What we saw was a six-year-old girl in her purple-footed pajamas, becoming more alert and oriented. But what Jolita saw was a bunch of firefighters pushing her on a tall gurney. Suddenly she burst into tears and my heart danced. I’d never been so happy to hear a child sob in my life! Crying meant not only that Jolita had an airway and was breathing, but also that she was awake enough to realize she was at the hospital, in the company of strangers, and her parents weren’t present. I was so thrilled I damn near started crying myself!
Already I couldn’t wait to get off shift and text people to say that today we’d saved the life of a six-year-old. But not only that—we’d also saved all the potential that resided within Jolita. I was overjoyed, but now Jolita was really bawling and people were beginning to give us strange looks, so Tim unfastened her seat belts on the gurney and took her into his arms, and there it was—a firefighter in yellow turnouts cradling the child he’d just rescued. I know of no better image of America’s commitment to its people.
When we arrived at the pediatric ER, a team of doctors and nurses waited. The nurses wore lavender scrubs and had panda and monkey face snap-ons for their stethoscopes. Tim set Jolita down on a bed. I gave a report and the nurses rushed in to do their assessment. Jolita continued to improve, her vital signs remained normal, and she was laughing by the time we left. There was a good chance she’d make a full recovery.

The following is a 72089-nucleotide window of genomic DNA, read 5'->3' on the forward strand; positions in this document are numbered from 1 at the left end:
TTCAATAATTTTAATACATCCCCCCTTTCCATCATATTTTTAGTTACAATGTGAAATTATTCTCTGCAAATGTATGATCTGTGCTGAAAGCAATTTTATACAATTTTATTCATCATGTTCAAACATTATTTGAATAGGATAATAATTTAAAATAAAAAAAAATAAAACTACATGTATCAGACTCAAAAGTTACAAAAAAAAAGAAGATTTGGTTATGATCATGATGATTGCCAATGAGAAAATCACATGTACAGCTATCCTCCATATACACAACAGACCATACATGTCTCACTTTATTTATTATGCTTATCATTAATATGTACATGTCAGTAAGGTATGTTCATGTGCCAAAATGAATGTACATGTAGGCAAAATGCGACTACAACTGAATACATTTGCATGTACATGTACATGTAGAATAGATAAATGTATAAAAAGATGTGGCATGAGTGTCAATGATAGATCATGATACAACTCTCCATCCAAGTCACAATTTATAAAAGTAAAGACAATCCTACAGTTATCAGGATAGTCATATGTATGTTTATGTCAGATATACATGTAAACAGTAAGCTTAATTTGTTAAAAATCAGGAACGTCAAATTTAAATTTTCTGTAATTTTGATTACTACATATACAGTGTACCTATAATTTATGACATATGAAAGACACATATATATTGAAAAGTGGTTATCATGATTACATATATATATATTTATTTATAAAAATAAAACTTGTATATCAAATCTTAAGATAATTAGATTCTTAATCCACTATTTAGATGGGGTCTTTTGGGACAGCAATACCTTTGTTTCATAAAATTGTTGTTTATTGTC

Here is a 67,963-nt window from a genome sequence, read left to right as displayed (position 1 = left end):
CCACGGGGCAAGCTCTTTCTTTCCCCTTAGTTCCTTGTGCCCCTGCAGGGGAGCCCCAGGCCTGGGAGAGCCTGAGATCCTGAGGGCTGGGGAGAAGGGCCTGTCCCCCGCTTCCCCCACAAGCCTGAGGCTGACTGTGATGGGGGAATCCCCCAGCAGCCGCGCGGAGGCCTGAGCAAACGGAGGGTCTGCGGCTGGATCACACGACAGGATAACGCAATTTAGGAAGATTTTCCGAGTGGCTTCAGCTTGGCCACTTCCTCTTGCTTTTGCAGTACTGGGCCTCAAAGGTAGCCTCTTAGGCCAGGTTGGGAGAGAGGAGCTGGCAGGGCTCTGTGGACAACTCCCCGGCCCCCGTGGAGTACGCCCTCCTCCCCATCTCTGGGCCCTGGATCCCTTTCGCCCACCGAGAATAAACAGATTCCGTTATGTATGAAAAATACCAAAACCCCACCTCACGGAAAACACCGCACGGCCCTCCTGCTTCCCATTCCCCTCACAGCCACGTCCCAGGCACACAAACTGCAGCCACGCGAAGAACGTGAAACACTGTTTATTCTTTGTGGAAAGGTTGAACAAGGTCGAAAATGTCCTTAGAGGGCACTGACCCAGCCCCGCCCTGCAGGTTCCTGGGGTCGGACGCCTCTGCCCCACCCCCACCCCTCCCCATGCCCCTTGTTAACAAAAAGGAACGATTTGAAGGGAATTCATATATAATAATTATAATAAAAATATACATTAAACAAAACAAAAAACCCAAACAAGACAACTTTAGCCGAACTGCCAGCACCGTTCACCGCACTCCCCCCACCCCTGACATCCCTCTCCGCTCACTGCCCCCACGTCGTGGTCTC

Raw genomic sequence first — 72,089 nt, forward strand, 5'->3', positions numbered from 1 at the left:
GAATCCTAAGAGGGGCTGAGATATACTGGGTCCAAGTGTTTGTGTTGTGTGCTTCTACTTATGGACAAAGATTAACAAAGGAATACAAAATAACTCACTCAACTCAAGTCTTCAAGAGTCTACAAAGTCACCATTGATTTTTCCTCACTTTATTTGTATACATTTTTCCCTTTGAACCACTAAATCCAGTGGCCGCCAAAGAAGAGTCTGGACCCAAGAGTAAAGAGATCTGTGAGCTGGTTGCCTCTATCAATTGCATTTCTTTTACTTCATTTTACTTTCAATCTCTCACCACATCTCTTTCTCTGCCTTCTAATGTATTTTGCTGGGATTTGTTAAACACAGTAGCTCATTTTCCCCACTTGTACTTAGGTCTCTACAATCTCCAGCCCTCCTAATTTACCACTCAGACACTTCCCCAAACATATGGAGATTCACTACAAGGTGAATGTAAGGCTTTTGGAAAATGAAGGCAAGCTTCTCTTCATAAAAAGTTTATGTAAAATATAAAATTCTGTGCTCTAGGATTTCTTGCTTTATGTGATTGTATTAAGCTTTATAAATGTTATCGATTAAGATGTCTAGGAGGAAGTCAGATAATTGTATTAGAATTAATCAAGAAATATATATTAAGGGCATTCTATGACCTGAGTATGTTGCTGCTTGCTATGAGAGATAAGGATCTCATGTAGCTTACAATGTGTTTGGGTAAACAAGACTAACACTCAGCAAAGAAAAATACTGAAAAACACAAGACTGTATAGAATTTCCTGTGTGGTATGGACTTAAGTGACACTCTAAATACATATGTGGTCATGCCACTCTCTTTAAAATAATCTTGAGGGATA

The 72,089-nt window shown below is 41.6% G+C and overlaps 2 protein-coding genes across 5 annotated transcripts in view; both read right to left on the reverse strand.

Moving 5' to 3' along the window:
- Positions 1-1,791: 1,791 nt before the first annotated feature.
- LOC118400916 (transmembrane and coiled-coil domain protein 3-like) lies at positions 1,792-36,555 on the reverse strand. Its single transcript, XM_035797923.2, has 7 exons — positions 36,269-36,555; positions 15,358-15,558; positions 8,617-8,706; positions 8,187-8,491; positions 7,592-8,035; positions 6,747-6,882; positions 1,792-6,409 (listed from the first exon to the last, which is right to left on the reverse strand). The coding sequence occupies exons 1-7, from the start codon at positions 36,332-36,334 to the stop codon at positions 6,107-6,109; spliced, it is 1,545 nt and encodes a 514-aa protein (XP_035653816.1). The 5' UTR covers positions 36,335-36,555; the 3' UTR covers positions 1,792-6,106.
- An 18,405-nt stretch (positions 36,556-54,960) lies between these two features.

Later, as I cleaned up the back of the ambulance, I didn’t feel so bad about the prospect of being extended to twenty-five shifts. Sure, it meant five more days with the potential to fail out, but it also brought more opportunities to help people, saves lives, and learn from two seasoned paramedics. Bringing Jolita out of her seizure was a strong field save but, as the final month of paramedic school arrived, I didn’t pretend to think the sky above Wilmington was suddenly filled with blue sky and white clouds. For the moment, I was just happy it wasn’t raining.
Reprinted from Lights & Sirens by Kevin Grange with permission from Berkley a member of Penguin Random House.
About the Author
Kevin Grange, NREMT-P, is author of the memoir, “Lights and Sirens: The Education of a Paramedic.”